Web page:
Some of you might have raised a few eyebrows when you read the title of this article, after all, who associates horse riding with weight lifting? Well, you should have a real think about that – can you imagine the strength it requires to not only mount a horse, but stay on one and control it as it gallops away? Here are a few key pointers to consider when strength training as an equestrian.
What Muscle Groups Should I Train?
Equestrian activities like horse riding and show jumping require an absolute strength in the leg and thigh muscles as well as a keen sense of core strength, too. Many horse riders will tell you that to have complete control of a horse you must have a lot of power behind you when riding, so you get the most out of reign control and positioning – you’ll have to walk pretty far to find a fat jockey at a race track!
What Goals Should I Set Myself?
How you prepare your weight training as an equestrian is completely down to the individual’s needs, so factors such as age, weight, riding style and what kind of facilities are available to you will all need to be considered. If possible, enlisting the help of a personal trainer who can help to tailor exercise programs specifically to a person’s needs.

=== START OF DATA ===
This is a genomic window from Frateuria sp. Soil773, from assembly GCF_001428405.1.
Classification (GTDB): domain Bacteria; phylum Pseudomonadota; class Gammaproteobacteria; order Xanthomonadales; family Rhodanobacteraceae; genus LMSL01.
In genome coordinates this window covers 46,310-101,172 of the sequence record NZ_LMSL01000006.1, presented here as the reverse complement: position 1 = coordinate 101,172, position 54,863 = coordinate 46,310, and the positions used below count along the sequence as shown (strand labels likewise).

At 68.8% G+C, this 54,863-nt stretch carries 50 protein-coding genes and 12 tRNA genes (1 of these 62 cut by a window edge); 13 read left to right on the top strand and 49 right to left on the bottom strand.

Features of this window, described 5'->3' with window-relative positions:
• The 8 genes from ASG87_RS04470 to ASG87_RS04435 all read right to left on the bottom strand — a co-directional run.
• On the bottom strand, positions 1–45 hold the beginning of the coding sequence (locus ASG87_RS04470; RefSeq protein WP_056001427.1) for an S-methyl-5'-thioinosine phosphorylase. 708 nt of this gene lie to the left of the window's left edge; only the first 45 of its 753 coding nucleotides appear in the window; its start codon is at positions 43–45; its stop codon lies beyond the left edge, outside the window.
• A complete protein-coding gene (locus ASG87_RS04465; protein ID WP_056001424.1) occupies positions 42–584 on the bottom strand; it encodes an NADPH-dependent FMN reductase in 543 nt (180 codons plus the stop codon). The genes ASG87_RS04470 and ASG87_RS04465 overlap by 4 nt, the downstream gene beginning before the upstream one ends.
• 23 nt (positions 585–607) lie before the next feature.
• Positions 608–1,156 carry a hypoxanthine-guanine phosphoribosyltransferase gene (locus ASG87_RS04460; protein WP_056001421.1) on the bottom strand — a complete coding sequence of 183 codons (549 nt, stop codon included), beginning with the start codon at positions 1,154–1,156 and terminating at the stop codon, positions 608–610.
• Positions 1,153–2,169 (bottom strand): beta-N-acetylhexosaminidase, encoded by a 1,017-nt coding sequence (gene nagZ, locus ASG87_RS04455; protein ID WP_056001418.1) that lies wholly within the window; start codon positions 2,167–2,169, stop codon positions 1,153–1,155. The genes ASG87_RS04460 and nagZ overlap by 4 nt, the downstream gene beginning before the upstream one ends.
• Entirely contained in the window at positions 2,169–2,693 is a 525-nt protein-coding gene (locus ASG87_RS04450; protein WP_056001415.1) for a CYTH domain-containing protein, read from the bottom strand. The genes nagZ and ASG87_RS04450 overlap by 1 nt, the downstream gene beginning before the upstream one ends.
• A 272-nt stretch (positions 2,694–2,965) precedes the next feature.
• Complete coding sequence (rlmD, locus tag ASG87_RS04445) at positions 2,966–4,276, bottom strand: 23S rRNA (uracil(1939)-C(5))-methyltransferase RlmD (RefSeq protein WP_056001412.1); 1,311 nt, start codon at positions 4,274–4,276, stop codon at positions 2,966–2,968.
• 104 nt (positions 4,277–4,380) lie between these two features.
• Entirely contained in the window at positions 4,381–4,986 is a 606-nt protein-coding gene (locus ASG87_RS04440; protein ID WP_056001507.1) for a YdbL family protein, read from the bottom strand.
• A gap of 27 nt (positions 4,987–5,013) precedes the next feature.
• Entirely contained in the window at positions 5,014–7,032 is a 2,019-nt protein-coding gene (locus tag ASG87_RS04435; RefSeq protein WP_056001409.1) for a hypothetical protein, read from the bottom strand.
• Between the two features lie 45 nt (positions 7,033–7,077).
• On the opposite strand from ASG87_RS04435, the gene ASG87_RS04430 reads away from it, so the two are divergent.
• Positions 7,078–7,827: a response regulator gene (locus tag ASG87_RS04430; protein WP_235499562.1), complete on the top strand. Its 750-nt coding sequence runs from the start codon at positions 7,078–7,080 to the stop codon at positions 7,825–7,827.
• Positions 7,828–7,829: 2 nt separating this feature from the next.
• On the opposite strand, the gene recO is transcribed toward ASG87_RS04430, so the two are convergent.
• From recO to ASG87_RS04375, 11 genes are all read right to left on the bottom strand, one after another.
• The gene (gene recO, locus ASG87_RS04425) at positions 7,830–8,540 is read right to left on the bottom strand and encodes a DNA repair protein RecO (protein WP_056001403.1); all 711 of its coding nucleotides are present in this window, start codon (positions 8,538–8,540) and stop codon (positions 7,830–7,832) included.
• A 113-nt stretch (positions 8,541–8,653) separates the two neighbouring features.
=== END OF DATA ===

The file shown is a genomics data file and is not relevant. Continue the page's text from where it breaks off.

What Should I Be Eating?
As stated before, a personal trainer can also help guide you on exactly the right nutrition you need to be feeding yourself to maximize the effectiveness of your workouts and build muscle. Just like feeding your horse a balanced and healthy diet, you too need to work on exactly the right fuel to be putting into your body. If you can’t afford yourself a personal trainer, don’t worry, there are plenty of other resources out there to let you know exactly how you should be eating.
When Should I Train?
It’s good sense to timetable your workouts after you have finished riding for the day, as doing them before will often result in you shying away from practicing technical skills on the horse because your muscles are aching. It’s good sense to give yourself separate days, if possible, to focus on gym work and separate days of work on the horse. Saddle sores are bad enough without rubber legs to go with them!
How Can I Prepare For Competitions?
Equestrians are often involved in various competitions throughout the year, so these will obviously affect exactly how hard you train in the run up to these events. Seasonal events will require a build-up of intensity in the lead-up to them, while parring back as you get close to the competition as to not overdo yourself. It’s always advisable to schedule regular breaks in training to give yourself time to recuperate.
Should Strength Training Take Priority Over Technical Skills?
In a word: no. If you find you have limited time to dedicate to these two activities, then make sure that your technical training with the horse takes priority. After all, the reason you are doing the weight training is to get better at certain skills in the long run.